Intel Compute Stick Performance Surprises Under Ubuntu Linux

Written by Michael Larabel in Computers on 1 June 2015. Page 4 of 4. 8 Comments

If you've been curious about the performance of the Intel Compute Stick while running Ubuntu Linux, hopefully these results were enlightening. While slower than the Intel Celeron N2820 NUC, the very small form factor and portability are the main selling point of the Compute Stick. With the Intel STCK1A32WFCR you can carry the device with you and plug it into any HDMI monitor/TV and instantly create a basic computer with WiFi and Bluetooth. The device is also very low-power with being able to pull all necessary power from a USB port.

Ubuntu 15.04 does run fine on the (Windows version) Intel Compute Stick that offers 32GB of onboard storage and 2GB of RAM rather than the Ubuntu Compute Stick version that ships with just 8GB storage and 1GB of RAM. The main component I've had issue with under Linux is getting the WiFi working, which isn't supported by the mainline kernel as of Linux 4.1. For getting the WiFi on the Compute Stick to work you have to mess around with the out-of-tree Realtek 8723bs WLAN driver.

Outside of benchmarks, the performance of the Ubuntu desktop on the Intel Compute Stick is very reasonable. This Atom Bay Trail-T system is powerful enough for light desktop work, etc. The Intel Compute Stick is a fun little $150 USD device for those wanting a very low-power, tiny PC to connect to an HDMI display.

Those looking for the Intel Compute Stick with Atom Z3735F SoC can find it at Stay tuned to Phoronix for more Linux Compute Stick benchmarks.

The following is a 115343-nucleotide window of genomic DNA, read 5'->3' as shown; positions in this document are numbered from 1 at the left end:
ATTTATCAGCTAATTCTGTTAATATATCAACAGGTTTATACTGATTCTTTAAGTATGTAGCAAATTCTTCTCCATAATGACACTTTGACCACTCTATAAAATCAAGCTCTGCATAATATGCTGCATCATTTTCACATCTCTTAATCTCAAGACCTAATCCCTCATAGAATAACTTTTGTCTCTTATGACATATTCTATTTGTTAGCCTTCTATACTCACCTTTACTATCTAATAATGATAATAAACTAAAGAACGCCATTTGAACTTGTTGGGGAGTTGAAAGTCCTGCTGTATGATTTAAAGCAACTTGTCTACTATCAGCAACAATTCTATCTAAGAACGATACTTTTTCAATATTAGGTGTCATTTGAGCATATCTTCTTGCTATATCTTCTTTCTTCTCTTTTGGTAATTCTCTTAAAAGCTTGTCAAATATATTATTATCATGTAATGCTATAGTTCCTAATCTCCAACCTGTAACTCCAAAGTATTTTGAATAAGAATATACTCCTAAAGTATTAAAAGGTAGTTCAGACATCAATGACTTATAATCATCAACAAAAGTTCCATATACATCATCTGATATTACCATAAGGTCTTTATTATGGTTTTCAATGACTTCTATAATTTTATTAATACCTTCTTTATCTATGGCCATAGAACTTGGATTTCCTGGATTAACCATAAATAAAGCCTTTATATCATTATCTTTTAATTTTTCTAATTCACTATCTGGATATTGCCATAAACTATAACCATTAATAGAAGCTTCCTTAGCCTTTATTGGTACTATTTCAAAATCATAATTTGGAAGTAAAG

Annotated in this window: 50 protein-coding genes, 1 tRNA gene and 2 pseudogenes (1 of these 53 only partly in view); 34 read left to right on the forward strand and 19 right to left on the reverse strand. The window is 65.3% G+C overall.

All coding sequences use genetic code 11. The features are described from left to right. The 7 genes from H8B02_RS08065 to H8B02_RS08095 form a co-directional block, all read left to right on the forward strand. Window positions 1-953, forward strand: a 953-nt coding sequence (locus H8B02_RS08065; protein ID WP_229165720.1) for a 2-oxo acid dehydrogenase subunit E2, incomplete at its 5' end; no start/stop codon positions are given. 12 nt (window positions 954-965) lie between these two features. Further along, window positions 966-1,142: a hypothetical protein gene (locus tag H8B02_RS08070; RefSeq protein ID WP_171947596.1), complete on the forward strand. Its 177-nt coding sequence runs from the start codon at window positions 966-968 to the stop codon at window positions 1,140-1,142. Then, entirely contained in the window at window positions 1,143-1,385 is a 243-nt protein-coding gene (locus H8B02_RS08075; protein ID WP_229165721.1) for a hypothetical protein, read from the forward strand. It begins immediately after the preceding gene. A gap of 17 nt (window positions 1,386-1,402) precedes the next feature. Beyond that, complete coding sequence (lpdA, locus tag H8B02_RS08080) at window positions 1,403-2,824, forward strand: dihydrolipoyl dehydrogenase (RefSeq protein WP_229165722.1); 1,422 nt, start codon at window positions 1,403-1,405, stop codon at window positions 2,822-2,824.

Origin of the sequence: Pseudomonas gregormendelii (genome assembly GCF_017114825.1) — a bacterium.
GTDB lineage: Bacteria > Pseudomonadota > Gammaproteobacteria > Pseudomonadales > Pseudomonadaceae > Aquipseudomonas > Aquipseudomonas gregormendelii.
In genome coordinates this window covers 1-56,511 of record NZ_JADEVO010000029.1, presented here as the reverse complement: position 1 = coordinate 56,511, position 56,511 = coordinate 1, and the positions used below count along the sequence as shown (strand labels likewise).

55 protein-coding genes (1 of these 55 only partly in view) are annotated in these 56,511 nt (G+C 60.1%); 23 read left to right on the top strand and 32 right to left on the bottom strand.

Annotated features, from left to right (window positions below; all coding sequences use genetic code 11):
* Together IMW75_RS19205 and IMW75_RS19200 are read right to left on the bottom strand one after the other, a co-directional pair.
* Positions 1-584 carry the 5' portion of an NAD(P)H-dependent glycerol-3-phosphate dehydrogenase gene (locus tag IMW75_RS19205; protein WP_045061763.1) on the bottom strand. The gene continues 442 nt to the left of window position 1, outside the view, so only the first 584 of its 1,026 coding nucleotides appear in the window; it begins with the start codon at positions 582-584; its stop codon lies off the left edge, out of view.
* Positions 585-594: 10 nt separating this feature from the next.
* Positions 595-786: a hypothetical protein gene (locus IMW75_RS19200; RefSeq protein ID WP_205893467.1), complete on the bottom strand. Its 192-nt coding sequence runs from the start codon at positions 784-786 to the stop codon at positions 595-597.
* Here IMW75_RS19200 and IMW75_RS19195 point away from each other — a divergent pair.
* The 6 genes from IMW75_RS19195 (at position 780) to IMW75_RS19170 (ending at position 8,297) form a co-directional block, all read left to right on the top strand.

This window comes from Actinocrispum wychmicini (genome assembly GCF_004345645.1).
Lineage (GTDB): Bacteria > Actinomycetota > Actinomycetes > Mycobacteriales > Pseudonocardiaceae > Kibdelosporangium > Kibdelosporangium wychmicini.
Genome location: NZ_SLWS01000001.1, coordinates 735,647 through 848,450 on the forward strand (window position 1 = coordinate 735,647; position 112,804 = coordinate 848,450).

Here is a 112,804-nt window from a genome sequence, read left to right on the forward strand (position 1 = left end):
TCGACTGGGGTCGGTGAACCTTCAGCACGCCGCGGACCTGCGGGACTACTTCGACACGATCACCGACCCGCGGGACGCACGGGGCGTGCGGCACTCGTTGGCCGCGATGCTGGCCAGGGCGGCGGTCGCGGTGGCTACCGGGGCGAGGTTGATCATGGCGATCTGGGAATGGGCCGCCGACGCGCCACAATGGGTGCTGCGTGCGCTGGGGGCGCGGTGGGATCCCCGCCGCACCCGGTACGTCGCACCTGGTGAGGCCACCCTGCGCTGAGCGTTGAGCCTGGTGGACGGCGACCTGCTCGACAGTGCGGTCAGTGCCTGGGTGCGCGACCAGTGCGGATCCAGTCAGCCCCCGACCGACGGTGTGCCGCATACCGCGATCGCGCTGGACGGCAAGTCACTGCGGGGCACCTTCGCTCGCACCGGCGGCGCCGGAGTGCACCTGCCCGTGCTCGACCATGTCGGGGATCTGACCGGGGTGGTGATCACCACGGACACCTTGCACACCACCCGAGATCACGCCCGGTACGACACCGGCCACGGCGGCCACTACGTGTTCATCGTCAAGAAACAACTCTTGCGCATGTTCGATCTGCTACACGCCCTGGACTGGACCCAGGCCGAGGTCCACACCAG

If you wish to see how your own Linux systems' performance compares to these devices, via the open-source Phoronix Test Suite benchmarking software it's as easy as running phoronix-test-suite benchmark 1505313-BE-JETSON99161 for carrying out your own fully-automated, side-by-side performance comparison with these same exact tests and parameters.

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Michael Larabel

Michael Larabel is the principal author of and founded the site in 2004 with a focus on enriching the Linux hardware experience. Michael has written more than 20,000 articles covering the state of Linux hardware support, Linux performance, graphics drivers, and other topics. Michael is also the lead developer of the Phoronix Test Suite, Phoromatic, and automated benchmarking software. He can be followed via Twitter, LinkedIn, or contacted via